Discussion in 'Trading' started by neo_hr, Oct 16, 2001.
I vote for Data but 7of9 can hang out
Well, my vote would be for Counselor Troy - she could "feel" when the market was turning.
Just my $.02.
That kind of treatment of members is unacceptable here. It does not take a seasoned trader to smell spam, its just as obvious to newbies. If you don't have anything of value to contribute, then don't.
Captain Kirk said it best....back off. Sorry still in Trek mode. Speaking of Que....what about Q. Might be a little easier to trade if you are an omniscient all knowing being with unlimited power.
Or 7 of 9 could indeed fit the bill. She could assimilate the MM's into the Collective and know all their intentions before hand and trade with them.
having given serious thought to this important topic, seems we should not 'sell short' Kirk's potential as a trader....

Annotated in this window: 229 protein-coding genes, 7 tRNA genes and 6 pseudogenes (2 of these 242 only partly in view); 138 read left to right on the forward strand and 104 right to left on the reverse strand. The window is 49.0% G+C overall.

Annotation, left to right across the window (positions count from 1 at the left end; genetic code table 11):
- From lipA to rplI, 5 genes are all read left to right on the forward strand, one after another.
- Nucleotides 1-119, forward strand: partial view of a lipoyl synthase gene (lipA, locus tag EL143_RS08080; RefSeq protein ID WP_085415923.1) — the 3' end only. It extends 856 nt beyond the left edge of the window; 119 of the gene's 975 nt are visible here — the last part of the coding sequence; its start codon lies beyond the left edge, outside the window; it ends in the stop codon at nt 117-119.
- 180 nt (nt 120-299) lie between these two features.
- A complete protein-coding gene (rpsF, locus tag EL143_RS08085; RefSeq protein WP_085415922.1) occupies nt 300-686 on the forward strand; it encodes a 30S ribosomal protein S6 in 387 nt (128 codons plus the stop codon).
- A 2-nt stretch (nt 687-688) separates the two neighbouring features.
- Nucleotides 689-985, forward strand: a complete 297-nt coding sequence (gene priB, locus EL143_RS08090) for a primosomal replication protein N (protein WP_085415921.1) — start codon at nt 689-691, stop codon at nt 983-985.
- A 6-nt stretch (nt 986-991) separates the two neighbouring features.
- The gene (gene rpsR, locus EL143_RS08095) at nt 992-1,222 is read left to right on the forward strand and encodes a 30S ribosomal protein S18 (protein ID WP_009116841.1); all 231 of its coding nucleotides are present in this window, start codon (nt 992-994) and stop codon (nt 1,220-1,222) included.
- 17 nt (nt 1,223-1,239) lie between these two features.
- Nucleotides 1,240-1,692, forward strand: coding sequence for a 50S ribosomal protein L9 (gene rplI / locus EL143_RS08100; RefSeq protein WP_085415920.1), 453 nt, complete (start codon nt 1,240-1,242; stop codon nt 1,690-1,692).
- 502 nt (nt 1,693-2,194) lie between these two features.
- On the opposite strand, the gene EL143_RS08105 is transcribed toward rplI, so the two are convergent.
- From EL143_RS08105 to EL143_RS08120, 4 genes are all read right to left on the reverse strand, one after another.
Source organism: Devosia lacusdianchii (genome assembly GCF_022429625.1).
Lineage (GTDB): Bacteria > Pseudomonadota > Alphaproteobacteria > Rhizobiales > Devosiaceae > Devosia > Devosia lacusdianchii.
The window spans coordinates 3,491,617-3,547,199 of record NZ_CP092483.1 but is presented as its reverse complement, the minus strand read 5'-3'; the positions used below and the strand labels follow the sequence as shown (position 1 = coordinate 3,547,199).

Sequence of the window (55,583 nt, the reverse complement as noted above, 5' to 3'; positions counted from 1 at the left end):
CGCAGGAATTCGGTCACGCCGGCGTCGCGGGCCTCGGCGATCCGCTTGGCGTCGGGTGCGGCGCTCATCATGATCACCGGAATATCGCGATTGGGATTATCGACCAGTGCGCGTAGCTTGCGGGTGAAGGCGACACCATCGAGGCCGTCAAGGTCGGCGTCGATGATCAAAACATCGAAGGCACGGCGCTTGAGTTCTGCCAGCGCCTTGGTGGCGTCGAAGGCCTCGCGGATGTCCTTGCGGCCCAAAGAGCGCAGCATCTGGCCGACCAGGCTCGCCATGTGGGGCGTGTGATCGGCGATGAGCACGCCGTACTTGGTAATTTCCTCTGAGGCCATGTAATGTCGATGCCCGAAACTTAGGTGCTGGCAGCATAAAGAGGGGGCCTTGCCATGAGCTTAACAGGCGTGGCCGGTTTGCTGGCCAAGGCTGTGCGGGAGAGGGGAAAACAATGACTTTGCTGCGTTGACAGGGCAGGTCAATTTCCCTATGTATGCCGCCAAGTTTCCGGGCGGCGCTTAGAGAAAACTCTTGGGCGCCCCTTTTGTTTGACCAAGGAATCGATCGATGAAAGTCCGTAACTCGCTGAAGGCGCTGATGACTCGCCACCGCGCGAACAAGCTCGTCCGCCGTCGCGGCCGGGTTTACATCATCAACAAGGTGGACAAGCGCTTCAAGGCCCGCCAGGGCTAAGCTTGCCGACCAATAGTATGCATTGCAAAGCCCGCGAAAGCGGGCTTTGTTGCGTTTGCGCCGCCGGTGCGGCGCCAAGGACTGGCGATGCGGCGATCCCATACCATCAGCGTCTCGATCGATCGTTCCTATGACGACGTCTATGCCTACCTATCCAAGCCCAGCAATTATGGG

what's that old saying(?): i'd rather be lucky than good? How many guys u know with a toup and a beer gut who , week after week, consistently bag the hottest intergalactic babes of every conceivable species? U could say Kirk's planets were properly aligned...pun intended.
let Data do his analysis and back testing - the future is still full of unknown variables...i say give Kirk a Wall Street Journal, a set of darts, and full margin...
oh yeah, as if he did a great job with his priceline.com shares/options!
ps I am officially a geek (having replied to this thread)
Why limit trading to only one? "Assimilate" them. Data does the research and backtesting, Troi reads the minds of the MM's so there are no hidden games, Spock executes each trade with emotionless efficiency, and Kirk keeps bagging the babes (for some reason he's always been my favorite .)
..the perfect trading team
Sorry Alex, way off topic, but a nice diversion. I agree with Babak, lol, but I've never attended one of those conferences dressed as a Klingon...